Endometriosis is the name for the condition in which the endometrium (the tissue lining the womb) starts growing outside of the womb. This tissue bleeds during the menstrual cycle, which can cause pelvic adhesions, meaning that organs are fused together with scar tissue. It is often a chronic and painful condition that doesn’t get better without treatment. This kind of pelvic pain can be mild or severe, but if you suspect you might have endometriosis, you should consult your Doctor as soon as possible.
- Cystitis, urinary tract infections (UTIs) or interstitial cystitis
Cystitis is a common problem. It happens when the bladder gets inflamed due to bacteria from the vagina, rectum or skin entering the urethra and moving to the bladder. Cystitis affects the bladder, whereas other UTIs can happen anywhere in the urinary tract. They are usually easy enough to treat with natural or over-the-counter products. However, women may be more susceptive to recurring UTIs during the perimenopause.
Then there is interstitial cystitis, which is much more problematic. This can be a chronic condition consisting of ongoing bladder inflammation, and unfortunately there is no known cause. Interstitial cystitis usually means pain when urinating, urgency (even when you don’t need to go), pelvic pain and pain during sexual intercourse. Until more studies are done on the issue, symptom management may be the best hope.
- A tight pelvic floor
A tight (hypertonic) pelvic floor could be the cause of your pelvic pain. This is a very common issue as lots of things can trigger it. For instance, too much working out, too many kegels, holding onto stools or urine too long, irritable bowel syndrome, other pelvic conditions and even stress can cause the pelvic floor muscles to tighten up. This results in various types of pain, including muscles spasms and contractions, problems going to the toilet (including pain), lower back pain and painful sex. You can relax the pelvic floor by walking and stretching, but if the pelvic pain is persistent, you may need to see a pelvic floor physical therapist.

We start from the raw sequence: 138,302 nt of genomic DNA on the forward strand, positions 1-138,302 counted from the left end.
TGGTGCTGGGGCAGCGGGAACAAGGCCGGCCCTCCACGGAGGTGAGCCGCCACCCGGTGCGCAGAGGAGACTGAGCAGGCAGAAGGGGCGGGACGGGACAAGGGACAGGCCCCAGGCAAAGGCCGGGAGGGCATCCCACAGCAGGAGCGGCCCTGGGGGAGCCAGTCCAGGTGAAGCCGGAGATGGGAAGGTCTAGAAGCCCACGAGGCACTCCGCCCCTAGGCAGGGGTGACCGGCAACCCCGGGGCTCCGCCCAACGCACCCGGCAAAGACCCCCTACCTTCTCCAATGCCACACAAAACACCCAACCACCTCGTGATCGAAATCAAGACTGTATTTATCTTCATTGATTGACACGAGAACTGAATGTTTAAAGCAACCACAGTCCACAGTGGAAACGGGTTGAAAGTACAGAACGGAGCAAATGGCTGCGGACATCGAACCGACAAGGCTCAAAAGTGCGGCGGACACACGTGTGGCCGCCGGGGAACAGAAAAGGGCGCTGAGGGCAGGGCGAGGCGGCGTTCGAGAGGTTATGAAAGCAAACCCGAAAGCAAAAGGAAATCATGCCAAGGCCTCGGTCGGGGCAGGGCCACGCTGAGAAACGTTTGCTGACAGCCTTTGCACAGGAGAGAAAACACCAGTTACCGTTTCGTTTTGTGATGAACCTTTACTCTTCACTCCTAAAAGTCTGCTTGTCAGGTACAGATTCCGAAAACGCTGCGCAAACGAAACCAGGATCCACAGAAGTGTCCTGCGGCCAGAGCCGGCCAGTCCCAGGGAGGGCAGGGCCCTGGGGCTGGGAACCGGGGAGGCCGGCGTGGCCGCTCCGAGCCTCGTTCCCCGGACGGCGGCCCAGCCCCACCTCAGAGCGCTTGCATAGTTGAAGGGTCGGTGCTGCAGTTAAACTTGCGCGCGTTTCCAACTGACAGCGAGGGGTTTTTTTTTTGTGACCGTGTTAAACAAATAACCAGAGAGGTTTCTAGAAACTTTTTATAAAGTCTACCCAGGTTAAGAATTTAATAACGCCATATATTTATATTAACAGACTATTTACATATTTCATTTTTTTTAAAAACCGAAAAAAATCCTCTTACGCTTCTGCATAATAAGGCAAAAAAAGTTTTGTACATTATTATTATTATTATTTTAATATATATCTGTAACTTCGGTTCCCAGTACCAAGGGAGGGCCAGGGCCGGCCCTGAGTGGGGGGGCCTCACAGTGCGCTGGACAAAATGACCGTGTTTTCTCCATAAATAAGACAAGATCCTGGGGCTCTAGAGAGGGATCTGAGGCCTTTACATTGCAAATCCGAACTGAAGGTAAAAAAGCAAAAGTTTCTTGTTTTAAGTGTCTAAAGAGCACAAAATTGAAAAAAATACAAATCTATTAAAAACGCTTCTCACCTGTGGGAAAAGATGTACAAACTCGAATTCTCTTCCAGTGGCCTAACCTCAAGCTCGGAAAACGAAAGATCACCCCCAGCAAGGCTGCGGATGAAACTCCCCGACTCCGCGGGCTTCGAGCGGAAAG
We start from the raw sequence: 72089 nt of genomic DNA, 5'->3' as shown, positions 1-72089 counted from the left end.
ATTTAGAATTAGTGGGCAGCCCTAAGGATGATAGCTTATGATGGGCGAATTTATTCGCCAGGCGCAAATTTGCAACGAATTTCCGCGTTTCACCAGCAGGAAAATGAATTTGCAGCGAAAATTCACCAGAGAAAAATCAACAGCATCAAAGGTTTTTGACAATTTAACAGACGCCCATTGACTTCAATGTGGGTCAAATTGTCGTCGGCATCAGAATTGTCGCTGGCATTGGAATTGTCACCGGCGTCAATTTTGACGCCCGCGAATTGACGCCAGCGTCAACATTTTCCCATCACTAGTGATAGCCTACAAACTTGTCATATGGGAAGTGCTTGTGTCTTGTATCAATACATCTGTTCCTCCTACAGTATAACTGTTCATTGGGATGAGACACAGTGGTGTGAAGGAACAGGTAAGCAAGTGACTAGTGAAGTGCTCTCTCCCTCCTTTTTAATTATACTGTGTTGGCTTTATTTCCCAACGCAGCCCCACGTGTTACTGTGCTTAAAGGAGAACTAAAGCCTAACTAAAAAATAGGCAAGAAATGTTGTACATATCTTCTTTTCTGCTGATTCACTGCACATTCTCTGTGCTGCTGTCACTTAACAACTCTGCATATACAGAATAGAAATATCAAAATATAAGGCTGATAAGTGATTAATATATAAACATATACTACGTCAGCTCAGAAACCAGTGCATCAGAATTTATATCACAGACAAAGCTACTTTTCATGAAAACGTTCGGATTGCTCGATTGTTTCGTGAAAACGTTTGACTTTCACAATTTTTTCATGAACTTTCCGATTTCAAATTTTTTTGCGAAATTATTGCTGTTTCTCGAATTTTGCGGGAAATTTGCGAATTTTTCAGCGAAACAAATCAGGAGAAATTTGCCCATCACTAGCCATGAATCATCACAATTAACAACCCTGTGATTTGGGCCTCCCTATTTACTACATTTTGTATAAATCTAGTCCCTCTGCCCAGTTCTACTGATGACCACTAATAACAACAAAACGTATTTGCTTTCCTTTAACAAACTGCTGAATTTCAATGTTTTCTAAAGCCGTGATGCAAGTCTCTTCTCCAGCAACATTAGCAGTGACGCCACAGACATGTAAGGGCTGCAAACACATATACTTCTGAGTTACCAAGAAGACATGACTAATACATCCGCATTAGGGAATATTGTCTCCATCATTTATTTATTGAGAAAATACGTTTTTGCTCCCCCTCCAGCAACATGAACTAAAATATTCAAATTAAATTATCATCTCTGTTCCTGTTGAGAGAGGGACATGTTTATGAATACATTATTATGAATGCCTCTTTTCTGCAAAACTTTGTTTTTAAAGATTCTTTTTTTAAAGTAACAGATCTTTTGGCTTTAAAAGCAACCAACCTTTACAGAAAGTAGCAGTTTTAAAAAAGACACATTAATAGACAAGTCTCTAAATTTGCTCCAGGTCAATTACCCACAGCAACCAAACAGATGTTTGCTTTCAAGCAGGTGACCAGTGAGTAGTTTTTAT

- Pelvic inflammatory disease
Pelvic inflammatory disease (PID) is womb infection in which the surrounding tissues can get damaged and scarred, especially if it is left untreated (which can also lead to infertility). You may develop PID if bacteria enter the womb via the cervix. Most commonly it develops after a sexually transmitted infection like chlamydia or gonorrhea. Pelvic pain is a common symptom, but you might also experience abnormal discharge or bleeding.
Other possible causes of pain in the pelvic area
There are other relatively common causes of pelvic pain, so it’s worth learning a little about those if you haven’t yet pinpointed the reason for yours. It is possible that your pelvic pain is caused by any of the below conditions:
- Uterine fibroids
- Ovarian cysts
- Irritable bowel syndrome
- Ectopic pregnancy
- Bladder or kidney stones
If you are undecided on why you have pelvic pain it is wise to get checked out by a medical professional. Pelvic pain is not only disruptive to your life – it could become more problematic over time if left untreated. If you’re looking for more information, don’t forget to check out our blog for a library of articles on pelvic pain disorders.
Do you have painful intercourse?